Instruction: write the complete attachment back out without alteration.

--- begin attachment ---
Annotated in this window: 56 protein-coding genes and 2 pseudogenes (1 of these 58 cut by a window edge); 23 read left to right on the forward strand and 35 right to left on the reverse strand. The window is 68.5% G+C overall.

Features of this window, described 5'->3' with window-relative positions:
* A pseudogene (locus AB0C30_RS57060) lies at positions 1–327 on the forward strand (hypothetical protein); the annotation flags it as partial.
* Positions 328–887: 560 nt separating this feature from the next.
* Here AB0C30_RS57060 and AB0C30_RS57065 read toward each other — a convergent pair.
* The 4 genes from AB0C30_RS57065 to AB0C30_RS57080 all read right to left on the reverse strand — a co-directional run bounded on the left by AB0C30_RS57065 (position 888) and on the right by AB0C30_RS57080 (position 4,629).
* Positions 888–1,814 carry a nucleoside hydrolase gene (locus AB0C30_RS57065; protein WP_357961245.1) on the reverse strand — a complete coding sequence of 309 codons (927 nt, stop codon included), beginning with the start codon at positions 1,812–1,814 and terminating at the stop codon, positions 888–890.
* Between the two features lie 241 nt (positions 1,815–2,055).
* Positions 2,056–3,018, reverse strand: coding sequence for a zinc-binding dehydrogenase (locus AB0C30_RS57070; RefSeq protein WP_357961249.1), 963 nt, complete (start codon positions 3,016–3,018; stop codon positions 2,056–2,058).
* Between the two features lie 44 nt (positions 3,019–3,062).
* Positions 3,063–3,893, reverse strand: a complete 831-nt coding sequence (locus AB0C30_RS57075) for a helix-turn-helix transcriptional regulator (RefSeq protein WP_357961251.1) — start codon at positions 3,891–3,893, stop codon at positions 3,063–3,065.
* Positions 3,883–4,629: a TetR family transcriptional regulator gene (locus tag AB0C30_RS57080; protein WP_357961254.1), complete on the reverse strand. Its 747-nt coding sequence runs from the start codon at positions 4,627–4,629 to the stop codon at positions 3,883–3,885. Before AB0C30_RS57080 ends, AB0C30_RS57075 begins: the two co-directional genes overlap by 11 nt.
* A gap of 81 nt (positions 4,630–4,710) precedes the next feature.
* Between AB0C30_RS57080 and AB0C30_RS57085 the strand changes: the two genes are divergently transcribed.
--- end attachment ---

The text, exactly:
Annotated in this window: 56 protein-coding genes and 2 pseudogenes (1 of these 58 cut by a window edge); 23 read left to right on the forward strand and 35 right to left on the reverse strand. The window is 68.5% G+C overall.

Features of this window, described 5'->3' with window-relative positions:
* A pseudogene (locus AB0C30_RS57060) lies at positions 1–327 on the forward strand (hypothetical protein); the annotation flags it as partial.
* Positions 328–887: 560 nt separating this feature from the next.
* Here AB0C30_RS57060 and AB0C30_RS57065 read toward each other — a convergent pair.
* The 4 genes from AB0C30_RS57065 to AB0C30_RS57080 all read right to left on the reverse strand — a co-directional run bounded on the left by AB0C30_RS57065 (position 888) and on the right by AB0C30_RS57080 (position 4,629).
* Positions 888–1,814 carry a nucleoside hydrolase gene (locus AB0C30_RS57065; protein WP_357961245.1) on the reverse strand — a complete coding sequence of 309 codons (927 nt, stop codon included), beginning with the start codon at positions 1,812–1,814 and terminating at the stop codon, positions 888–890.
* Between the two features lie 241 nt (positions 1,815–2,055).
* Positions 2,056–3,018, reverse strand: coding sequence for a zinc-binding dehydrogenase (locus AB0C30_RS57070; RefSeq protein WP_357961249.1), 963 nt, complete (start codon positions 3,016–3,018; stop codon positions 2,056–2,058).
* Between the two features lie 44 nt (positions 3,019–3,062).
* Positions 3,063–3,893, reverse strand: a complete 831-nt coding sequence (locus AB0C30_RS57075) for a helix-turn-helix transcriptional regulator (RefSeq protein WP_357961251.1) — start codon at positions 3,891–3,893, stop codon at positions 3,063–3,065.
* Positions 3,883–4,629: a TetR family transcriptional regulator gene (locus tag AB0C30_RS57080; protein WP_357961254.1), complete on the reverse strand. Its 747-nt coding sequence runs from the start codon at positions 4,627–4,629 to the stop codon at positions 3,883–3,885. Before AB0C30_RS57080 ends, AB0C30_RS57075 begins: the two co-directional genes overlap by 11 nt.
* A gap of 81 nt (positions 4,630–4,710) precedes the next feature.
* Between AB0C30_RS57080 and AB0C30_RS57085 the strand changes: the two genes are divergently transcribed.